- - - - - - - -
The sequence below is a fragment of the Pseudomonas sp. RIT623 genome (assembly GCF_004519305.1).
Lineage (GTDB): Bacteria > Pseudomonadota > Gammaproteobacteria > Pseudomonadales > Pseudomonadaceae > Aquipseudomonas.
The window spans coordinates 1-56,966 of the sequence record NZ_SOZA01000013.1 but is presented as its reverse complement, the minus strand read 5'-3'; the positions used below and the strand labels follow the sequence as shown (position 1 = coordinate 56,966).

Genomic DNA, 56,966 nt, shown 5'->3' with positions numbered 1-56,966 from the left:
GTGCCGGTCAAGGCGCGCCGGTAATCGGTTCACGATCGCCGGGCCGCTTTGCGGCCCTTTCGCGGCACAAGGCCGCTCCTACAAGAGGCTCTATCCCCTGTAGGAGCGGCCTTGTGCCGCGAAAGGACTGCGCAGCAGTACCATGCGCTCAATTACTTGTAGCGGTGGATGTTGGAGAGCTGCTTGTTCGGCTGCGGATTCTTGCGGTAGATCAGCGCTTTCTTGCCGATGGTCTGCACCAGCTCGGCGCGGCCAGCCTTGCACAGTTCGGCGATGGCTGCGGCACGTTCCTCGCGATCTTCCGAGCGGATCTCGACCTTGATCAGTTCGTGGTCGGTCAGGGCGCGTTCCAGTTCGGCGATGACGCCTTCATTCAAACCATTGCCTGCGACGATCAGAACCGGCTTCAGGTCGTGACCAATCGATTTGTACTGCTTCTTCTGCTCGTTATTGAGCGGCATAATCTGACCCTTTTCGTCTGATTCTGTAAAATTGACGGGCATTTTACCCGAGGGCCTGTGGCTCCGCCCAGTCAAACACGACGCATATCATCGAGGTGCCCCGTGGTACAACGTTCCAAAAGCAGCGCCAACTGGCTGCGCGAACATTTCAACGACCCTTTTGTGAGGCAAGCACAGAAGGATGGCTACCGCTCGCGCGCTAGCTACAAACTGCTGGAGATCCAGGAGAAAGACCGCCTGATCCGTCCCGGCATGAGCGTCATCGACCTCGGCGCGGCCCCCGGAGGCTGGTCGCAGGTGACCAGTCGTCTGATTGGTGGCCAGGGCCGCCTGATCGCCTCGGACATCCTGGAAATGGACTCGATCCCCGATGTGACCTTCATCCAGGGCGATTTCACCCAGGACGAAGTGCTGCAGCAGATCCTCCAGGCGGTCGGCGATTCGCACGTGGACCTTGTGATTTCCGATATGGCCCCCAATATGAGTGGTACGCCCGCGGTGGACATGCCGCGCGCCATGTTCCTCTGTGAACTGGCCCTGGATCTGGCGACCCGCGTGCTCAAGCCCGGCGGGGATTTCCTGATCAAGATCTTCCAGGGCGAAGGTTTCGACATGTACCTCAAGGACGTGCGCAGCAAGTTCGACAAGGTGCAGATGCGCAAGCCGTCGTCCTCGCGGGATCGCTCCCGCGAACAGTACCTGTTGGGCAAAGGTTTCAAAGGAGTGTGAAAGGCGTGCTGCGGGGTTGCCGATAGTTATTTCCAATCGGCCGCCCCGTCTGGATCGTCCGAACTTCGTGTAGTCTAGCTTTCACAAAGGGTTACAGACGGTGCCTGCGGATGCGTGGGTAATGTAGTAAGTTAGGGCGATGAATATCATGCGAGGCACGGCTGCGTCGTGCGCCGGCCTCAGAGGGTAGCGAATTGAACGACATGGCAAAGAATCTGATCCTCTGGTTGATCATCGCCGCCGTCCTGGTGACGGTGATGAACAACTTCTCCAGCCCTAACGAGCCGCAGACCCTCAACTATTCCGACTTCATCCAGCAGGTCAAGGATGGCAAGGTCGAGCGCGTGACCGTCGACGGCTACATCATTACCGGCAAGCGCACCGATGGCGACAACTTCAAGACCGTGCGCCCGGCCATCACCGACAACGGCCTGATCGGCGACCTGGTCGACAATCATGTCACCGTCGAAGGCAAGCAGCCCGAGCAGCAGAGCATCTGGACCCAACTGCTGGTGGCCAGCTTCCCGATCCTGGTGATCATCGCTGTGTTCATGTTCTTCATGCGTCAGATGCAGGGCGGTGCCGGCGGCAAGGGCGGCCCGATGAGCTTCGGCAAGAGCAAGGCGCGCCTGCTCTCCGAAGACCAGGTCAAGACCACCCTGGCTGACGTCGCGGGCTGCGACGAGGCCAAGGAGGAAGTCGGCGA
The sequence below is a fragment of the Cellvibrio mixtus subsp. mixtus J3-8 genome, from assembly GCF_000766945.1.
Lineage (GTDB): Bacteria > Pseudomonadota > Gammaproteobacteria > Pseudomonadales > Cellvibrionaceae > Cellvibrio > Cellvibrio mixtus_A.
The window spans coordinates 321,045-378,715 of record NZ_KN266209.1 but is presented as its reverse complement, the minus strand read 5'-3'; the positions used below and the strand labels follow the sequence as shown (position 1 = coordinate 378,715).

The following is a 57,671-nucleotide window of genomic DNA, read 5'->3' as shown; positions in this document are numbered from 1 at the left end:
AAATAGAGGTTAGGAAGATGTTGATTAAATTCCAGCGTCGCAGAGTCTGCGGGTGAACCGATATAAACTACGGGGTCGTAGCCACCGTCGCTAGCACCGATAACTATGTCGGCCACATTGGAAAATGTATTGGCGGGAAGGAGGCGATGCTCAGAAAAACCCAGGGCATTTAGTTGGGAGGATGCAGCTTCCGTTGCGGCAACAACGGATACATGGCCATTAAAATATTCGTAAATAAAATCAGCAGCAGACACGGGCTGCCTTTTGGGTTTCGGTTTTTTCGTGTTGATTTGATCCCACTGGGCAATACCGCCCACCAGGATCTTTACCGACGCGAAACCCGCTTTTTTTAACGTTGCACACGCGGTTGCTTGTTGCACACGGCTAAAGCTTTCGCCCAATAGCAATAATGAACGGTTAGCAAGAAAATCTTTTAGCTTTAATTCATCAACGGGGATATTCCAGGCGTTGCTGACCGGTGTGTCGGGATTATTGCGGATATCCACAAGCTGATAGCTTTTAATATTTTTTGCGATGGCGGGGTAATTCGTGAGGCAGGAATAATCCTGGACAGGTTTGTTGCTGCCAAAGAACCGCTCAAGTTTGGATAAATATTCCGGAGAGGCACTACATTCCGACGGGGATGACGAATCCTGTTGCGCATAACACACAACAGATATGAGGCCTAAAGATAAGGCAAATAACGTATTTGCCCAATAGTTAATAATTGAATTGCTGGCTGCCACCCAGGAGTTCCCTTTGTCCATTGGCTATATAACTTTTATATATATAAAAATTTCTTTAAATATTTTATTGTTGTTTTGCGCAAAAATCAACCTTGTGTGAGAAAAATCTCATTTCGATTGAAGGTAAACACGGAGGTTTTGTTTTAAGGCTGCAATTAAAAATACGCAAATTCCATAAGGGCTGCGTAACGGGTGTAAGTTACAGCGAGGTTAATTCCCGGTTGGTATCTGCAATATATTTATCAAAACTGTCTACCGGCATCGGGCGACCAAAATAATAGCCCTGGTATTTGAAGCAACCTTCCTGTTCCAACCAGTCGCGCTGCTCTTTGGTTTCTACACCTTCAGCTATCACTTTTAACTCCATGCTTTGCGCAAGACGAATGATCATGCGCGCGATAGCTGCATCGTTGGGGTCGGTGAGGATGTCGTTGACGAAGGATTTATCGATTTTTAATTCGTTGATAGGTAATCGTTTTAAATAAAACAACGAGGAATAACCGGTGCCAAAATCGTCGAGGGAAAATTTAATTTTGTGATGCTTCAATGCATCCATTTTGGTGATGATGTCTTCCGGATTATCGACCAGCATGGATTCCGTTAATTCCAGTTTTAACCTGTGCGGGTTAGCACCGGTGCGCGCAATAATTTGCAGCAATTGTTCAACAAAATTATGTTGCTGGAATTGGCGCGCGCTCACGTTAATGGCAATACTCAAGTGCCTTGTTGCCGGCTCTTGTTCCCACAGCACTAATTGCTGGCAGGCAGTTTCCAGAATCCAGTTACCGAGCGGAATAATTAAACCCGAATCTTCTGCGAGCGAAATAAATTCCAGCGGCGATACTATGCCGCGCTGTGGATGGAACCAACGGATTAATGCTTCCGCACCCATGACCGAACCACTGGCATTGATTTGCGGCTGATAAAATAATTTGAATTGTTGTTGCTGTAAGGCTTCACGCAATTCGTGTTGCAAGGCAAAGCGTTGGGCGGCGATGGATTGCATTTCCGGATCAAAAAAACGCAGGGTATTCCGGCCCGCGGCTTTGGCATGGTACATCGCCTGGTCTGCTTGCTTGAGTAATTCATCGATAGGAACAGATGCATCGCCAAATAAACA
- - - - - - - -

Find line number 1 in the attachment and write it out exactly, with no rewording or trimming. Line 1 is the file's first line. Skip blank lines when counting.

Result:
The sequence below is a fragment of the Pseudomonas sp. RIT623 genome (assembly GCF_004519305.1).